Advancing Critical Consciousness, Methods & Equity (AC2ME)

The Advancing Critical Consciousness, Methods & Equity (AC2ME) lab examines how marginalized people critique, navigate, and challenge social, racial, and political inequities, or develop critical consciousness. We employ advanced methods to pursue a more equitable world.

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Youth Leadership Councils

The proposed research aims to elucidate whether and how youth leadership councils, a type of youth-adult partnership, foster developmental competencies and critical consciousness among marginalized youth. This mixed-methods project is embedded within New York City high schools.

Funded by the Institute of Education Sciences, R305A170639

 

Citizen Science with Community Partners 

The project focuses on an innovative model of citizen-science in which urban-residing middle and high school students collaborate with teachers and STEM professionals, applying learning to address local environmental issues. Embedded within this model are two field experiments, which target the relevance of science for students’ lives and communities, with the aim of fostering STEM career interests.

Funded by the National Science Foundation, #1759291

 

HoPS Mozambique

Homens para Saúde (HoPS) – (“Men for Health”) is a community-based intervention to engage men in antenatal care in Mozambique. This RCT targets mother-to-child transmission of HIV by engaging community-based leaders and peers as supports and counselors, to address male partners’ traditional resistance to antenatal care and antiretroviral therapy (ART) adherence. A dyadic analytic approach is used capture the mediating processes by which HoPS impacts these key outcomes.

Funded by the National Institute of Health, #5R01MH113478-03

 

Youth Organizing Trajectories

Does participation in youth organizing (YO) support young people marginalized by systemic inequalities in building crucial developmental competencies (DC) and critical consciousness (CC)? Do the DC and CC fostered by YO participation support stronger school engagement? We hypothesize that YO provides a rich context for young people marginalized by systemic racism and other inequities to build DC and CC.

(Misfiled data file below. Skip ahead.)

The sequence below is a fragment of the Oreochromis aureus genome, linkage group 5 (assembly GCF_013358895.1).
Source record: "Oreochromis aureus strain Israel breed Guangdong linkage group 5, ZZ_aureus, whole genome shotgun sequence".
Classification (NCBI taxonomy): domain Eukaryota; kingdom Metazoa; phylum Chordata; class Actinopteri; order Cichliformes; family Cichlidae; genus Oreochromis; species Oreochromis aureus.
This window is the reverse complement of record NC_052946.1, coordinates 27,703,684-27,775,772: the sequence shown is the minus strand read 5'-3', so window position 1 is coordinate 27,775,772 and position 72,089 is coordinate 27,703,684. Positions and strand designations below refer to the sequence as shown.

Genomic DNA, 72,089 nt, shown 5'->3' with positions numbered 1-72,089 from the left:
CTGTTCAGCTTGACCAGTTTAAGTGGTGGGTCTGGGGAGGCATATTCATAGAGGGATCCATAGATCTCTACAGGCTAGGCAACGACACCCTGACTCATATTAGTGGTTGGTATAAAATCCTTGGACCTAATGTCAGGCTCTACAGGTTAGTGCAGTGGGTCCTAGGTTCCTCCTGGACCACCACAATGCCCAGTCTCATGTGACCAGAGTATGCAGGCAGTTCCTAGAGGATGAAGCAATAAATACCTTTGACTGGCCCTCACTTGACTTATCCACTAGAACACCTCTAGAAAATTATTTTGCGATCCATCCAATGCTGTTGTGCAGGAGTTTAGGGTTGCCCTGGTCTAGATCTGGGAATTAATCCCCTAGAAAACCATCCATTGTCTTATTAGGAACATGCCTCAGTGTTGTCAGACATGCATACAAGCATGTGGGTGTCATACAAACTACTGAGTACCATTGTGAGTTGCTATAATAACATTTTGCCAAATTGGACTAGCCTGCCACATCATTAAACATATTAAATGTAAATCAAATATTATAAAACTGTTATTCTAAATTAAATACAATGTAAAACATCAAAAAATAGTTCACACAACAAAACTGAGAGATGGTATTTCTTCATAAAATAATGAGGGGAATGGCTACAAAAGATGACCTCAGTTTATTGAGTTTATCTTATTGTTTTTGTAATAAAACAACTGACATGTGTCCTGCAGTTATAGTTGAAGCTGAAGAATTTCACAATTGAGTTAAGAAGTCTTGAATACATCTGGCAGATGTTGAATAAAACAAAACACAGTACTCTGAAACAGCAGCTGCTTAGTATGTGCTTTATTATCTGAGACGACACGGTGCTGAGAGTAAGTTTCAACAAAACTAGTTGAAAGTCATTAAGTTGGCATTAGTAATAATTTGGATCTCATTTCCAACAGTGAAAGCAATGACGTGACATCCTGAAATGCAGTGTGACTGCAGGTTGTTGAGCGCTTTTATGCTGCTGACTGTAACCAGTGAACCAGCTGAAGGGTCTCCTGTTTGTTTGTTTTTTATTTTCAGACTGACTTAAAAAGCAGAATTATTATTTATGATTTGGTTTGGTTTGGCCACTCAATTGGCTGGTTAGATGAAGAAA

In partnership with established YO groups, we are recruiting multiple cohorts of YO participants to participate in pre- and post-test surveys and repeated focus groups and observations, as well as provide access to administrative measures of school engagement. We hope to understand the relationships between YO participation, CC, DC and school engagement through longitudinal qualitative analysis and structural equation modeling in order to add rigorous, longitudinal evidence of the contributions of YO to young people’s development.

Funded by the William T Grant Foundation

 

Charting How Wealth Shapes Educational Pathways

This study followed students over a 27-year period to shed light on just how wealth influences learning outcomes and may be a greater driver of socioeconomic disparities in educational achievement and intergenerational inequality than income alone. The research tracked children and their parents from pre-birth to early adulthood, analyzing responses from a sample of 1247 young people and their parents. In particular, the study found:

  • Wealth increased parental expectations of child performance, which led to educational achievement during the middle childhood. Wealth also fostered parents’ investment of time and money into their children’s education, learning and development, such as bringing children to museums or being involved in their schooling.
  • Wealth played a different role in shaping educational success during middle childhood, adolescence and the transition to adulthood. The greatest impact of wealth on educational success came in years 6-12, which echoes previous studies on income’s impact on success. Further, family wealth when children were making the transition to adulthood was directly linked to children’s postsecondary success.
  • Family wealth during childhood was linked to children’s college success 17 years later.

Funded by Poverty Solutions, University of Michigan

Project Participants

Professor, School of Education; Faculty Associate, Research Center for Group Dynamics, Institute for Social Research